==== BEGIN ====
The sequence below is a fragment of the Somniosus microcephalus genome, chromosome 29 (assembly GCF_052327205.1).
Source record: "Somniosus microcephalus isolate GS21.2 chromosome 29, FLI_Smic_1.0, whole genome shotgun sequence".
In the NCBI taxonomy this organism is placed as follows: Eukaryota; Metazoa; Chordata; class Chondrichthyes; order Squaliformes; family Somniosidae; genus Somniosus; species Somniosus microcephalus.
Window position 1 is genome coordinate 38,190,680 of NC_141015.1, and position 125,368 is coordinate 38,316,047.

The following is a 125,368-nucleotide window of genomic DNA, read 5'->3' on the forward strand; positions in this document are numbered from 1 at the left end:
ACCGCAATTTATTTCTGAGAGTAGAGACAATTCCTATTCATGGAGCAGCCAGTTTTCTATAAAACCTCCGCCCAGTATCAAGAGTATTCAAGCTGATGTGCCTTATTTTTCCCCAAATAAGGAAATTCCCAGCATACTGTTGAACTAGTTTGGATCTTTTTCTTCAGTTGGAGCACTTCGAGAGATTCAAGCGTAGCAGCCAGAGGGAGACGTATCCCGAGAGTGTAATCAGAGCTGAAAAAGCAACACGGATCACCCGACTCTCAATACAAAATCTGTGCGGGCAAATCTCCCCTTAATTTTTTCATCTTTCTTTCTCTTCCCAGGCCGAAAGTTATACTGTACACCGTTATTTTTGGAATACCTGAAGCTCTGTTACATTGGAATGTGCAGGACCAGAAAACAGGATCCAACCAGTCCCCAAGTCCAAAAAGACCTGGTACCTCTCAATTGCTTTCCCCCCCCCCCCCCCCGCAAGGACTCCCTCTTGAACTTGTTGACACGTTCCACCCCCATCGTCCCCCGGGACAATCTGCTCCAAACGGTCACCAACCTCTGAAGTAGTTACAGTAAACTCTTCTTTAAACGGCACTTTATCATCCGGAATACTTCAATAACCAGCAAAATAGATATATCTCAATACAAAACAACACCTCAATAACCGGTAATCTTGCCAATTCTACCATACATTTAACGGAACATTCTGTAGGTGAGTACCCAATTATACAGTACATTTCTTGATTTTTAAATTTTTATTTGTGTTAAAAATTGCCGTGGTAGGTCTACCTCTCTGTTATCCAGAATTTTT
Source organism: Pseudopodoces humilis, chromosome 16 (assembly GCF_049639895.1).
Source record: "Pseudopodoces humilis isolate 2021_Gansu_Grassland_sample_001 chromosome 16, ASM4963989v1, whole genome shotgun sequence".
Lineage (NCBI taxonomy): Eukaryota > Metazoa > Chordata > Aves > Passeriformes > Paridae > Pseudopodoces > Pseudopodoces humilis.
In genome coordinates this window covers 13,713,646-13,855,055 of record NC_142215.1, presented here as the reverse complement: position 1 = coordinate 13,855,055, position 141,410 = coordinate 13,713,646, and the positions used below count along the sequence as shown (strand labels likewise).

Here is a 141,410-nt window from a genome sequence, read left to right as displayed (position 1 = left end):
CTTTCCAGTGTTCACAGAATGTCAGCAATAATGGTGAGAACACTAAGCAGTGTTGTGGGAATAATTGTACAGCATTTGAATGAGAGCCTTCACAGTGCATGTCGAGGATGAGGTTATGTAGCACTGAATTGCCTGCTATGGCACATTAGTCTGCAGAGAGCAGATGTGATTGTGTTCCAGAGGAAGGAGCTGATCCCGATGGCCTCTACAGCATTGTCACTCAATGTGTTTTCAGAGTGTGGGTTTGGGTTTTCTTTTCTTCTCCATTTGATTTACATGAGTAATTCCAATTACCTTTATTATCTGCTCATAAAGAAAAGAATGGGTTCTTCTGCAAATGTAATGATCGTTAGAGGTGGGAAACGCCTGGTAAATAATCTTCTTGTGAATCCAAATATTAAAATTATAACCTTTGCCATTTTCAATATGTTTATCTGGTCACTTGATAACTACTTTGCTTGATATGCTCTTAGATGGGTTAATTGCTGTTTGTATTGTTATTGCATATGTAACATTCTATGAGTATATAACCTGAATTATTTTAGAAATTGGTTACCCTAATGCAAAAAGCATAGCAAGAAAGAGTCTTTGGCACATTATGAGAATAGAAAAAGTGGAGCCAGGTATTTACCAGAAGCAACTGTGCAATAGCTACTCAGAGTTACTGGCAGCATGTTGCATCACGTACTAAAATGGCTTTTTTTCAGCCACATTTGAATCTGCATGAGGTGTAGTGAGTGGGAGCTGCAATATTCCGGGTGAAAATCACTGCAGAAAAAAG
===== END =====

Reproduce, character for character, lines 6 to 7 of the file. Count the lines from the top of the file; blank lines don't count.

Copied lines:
ACCGCAATTTATTTCTGAGAGTAGAGACAATTCCTATTCATGGAGCAGCCAGTTTTCTATAAAACCTCCGCCCAGTATCAAGAGTATTCAAGCTGATGTGCCTTATTTTTCCCCAAATAAGGAAATTCCCAGCATACTGTTGAACTAGTTTGGATCTTTTTCTTCAGTTGGAGCACTTCGAGAGATTCAAGCGTAGCAGCCAGAGGGAGACGTATCCCGAGAGTGTAATCAGAGCTGAAAAAGCAACACGGATCACCCGACTCTCAATACAAAATCTGTGCGGGCAAATCTCCCCTTAATTTTTTCATCTTTCTTTCTCTTCCCAGGCCGAAAGTTATACTGTACACCGTTATTTTTGGAATACCTGAAGCTCTGTTACATTGGAATGTGCAGGACCAGAAAACAGGATCCAACCAGTCCCCAAGTCCAAAAAGACCTGGTACCTCTCAATTGCTTTCCCCCCCCCCCCCCCCGCAAGGACTCCCTCTTGAACTTGTTGACACGTTCCACCCCCATCGTCCCCCGGGACAATCTGCTCCAAACGGTCACCAACCTCTGAAGTAGTTACAGTAAACTCTTCTTTAAACGGCACTTTATCATCCGGAATACTTCAATAACCAGCAAAATAGATATATCTCAATACAAAACAACACCTCAATAACCGGTAATCTTGCCAATTCTACCATACATTTAACGGAACATTCTGTAGGTGAGTACCCAATTATACAGTACATTTCTTGATTTTTAAATTTTTATTTGTGTTAAAAATTGCCGTGGTAGGTCTACCTCTCTGTTATCCAGAATTTTT
Source organism: Pseudopodoces humilis, chromosome 16 (assembly GCF_049639895.1).